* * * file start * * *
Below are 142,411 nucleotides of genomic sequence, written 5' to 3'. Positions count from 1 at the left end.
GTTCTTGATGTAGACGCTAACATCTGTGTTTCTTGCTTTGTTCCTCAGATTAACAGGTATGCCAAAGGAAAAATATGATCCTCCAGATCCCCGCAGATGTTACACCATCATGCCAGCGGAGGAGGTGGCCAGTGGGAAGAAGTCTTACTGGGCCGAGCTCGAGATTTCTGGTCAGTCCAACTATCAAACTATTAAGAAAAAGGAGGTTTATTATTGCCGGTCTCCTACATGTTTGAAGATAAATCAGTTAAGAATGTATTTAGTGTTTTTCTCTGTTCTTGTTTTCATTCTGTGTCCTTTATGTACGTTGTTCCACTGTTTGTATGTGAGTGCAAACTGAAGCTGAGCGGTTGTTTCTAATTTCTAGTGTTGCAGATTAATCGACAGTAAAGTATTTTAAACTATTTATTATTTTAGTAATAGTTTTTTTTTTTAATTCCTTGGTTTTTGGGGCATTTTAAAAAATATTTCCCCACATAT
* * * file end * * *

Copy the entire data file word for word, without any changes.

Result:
Below are 142,411 nucleotides of genomic sequence, written 5' to 3'. Positions count from 1 at the left end.
GTTCTTGATGTAGACGCTAACATCTGTGTTTCTTGCTTTGTTCCTCAGATTAACAGGTATGCCAAAGGAAAAATATGATCCTCCAGATCCCCGCAGATGTTACACCATCATGCCAGCGGAGGAGGTGGCCAGTGGGAAGAAGTCTTACTGGGCCGAGCTCGAGATTTCTGGTCAGTCCAACTATCAAACTATTAAGAAAAAGGAGGTTTATTATTGCCGGTCTCCTACATGTTTGAAGATAAATCAGTTAAGAATGTATTTAGTGTTTTTCTCTGTTCTTGTTTTCATTCTGTGTCCTTTATGTACGTTGTTCCACTGTTTGTATGTGAGTGCAAACTGAAGCTGAGCGGTTGTTTCTAATTTCTAGTGTTGCAGATTAATCGACAGTAAAGTATTTTAAACTATTTATTATTTTAGTAATAGTTTTTTTTTTTAATTCCTTGGTTTTTGGGGCATTTTAAAAAATATTTCCCCACATAT